The next part of your treatment will involve mobilising the joints of your shoulder, including your glenohumeral joint, the joint of the shoulder blade and the thorax (scapulothoracic joint), and even the joints where your collarbone joins the trunk and the shoulder (sternoclavicular and acromioclavicular joints.) Your Physiotherapist will passively move these joints into their available ranges of motion while you relax the muscles of your shoulder completely.
Interestingly, the strength of your shoulder is often maintained in primary adhesive capsulitis, especially once you pass the stage of having pain and are simply restricted because of the range of motion. As you gain more range of motion, however, you will notice weakness in the shoulder in these ranges of movement simply because you have not used the shoulder in these ranges for an extended period of time. For this reason, your therapist will focus more on strengthening exercises in the later stages of your rehabilitation, once your pain is under control and your shoulder range of movement is improving.
With secondary adhesive capsulitis there may be significant weakness in the shoulder due to the original injury that started the process in the first place (i.e. shoulder impingement or rotator cuff tear.) In these cases, your therapist will start by prescribing simple strengthening exercises. Initially this will only involve isometric strengthening. Isometric strengthening exercises are done by tightening your muscles without actually moving the associated joint. Isometric exercises work the muscles without straining the injured or painful tissues. Your Physiotherapist will teach you how to use your other hand or a wall for resistance while you flex and tighten your muscles, creating an isometric contraction of the shoulder muscles. Your therapist will then progress your exercises so that you are strengthening the muscles through their available ranges of motion as you regain these motions. This may involve using light weights or Theraband to add resistance for your upper limb. Adequate strength and endurance in the rotator cuff muscles throughout a variety of ranges of motion, including over shoulder height, is needed to ensure full functioning of the shoulder.
As a result of any injury, the receptors in your joints and ligaments that assist with proprioception (joint sense of position) decline in function. A period of immobility will add to this decline. Although your arm and shoulder girdle are not traditionally thought of as weight bearing parts of the body, even an activity such as assisting yourself with your arms to get out of a chair or pulling a glass from a cupboard requires weight to be put through or lifted by your shoulder girdle and for your body to be proprioceptively aware of your limb.
The proprioceptive control of the scapula on the rib cage (scapulothoracic motion) is especially important in being able to use your shoulder girdle and upper limb effectively without causing further injury. Normal scapulothoracic motion is particularly essential once you are able to use your limb near or above shoulder height. For this reason, your Physiotherapist will teach you how to properly control your scapula during everyday activities as well as during your rehabilitation exercises. Your Physiotherapist will also remind you about maintaining good shoulder posture even when sitting or using your upper limb in activities below shoulder height, such as working on the computer.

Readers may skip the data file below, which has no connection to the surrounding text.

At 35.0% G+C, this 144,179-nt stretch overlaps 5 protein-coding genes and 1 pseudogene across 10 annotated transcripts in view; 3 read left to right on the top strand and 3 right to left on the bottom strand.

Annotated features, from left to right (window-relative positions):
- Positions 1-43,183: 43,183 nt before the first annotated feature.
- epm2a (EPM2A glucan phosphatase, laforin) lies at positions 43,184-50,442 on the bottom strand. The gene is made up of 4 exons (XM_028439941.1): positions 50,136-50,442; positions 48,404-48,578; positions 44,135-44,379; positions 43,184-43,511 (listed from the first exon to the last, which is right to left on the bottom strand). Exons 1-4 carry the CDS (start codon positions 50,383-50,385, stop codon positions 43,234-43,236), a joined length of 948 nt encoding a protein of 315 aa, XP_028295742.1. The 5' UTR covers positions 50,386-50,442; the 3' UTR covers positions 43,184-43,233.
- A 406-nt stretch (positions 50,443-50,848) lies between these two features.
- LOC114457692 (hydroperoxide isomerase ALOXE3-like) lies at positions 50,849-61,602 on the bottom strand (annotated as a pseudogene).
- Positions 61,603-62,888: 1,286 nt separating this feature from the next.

Rounded shoulders in this position crowds the shoulder joint and can lead to or prolong shoulder impingement and pain. Regaining proprioception of the shoulder girdle and upper limb requires concentrated work, as most people have not previously needed to focus so intently on such controlled motions. The concentrated effort, however, has a substantial reward, as good scapulothoracic control is the key to avoiding further shoulder problems once your adhesive capsulitis has been rehabilitated.
Proprioceptive exercises might include activities such as rolling a ball on a surface with your hand, holding a weight up overhead in lying while you move your shoulder, or pushups on an unstable surface. Advanced exercises may include activities such as ball throwing or catching overhead once you gain that range of motion.
As mentioned above, adhesive capsulitis can unfortunately be a slow problem to resolve. You may need therapy treatments for three to four months or longer before you get full shoulder motion and function back, and you will need to also continue your home exercise programme for at least as long.
If conservative treatment is not progressing as quickly as your Physiotherapist would expect, then further intervention may be required.
Manipulation Under Anesthesia
If progress in rehabilitation is slow, your doctor may recommend manipulation under anesthesia (MUA.) This means that you are put to sleep with general anesthesia. Once under the anesthesia the surgeon then aggressively stretches your shoulder joint into the ranges of motion that you were unable to achieve on your own. The heavy action of the manipulation stretches the shoulder joint capsule and breaks up the scar tissue. In most cases, the manipulation improves motion in the joint faster than allowing nature to take its course on its own. You may need this procedure done more than once.
As with any procedure, MUA has risks. There is a very slight chance that the aggressive stretching can injure the nerves of the brachial plexus, which is the network of nerves running to your arm. There is also a risk of fracturing the humerus (the bone of the upper arm), especially in people who have osteopenia or osteoporosis (fragile bones).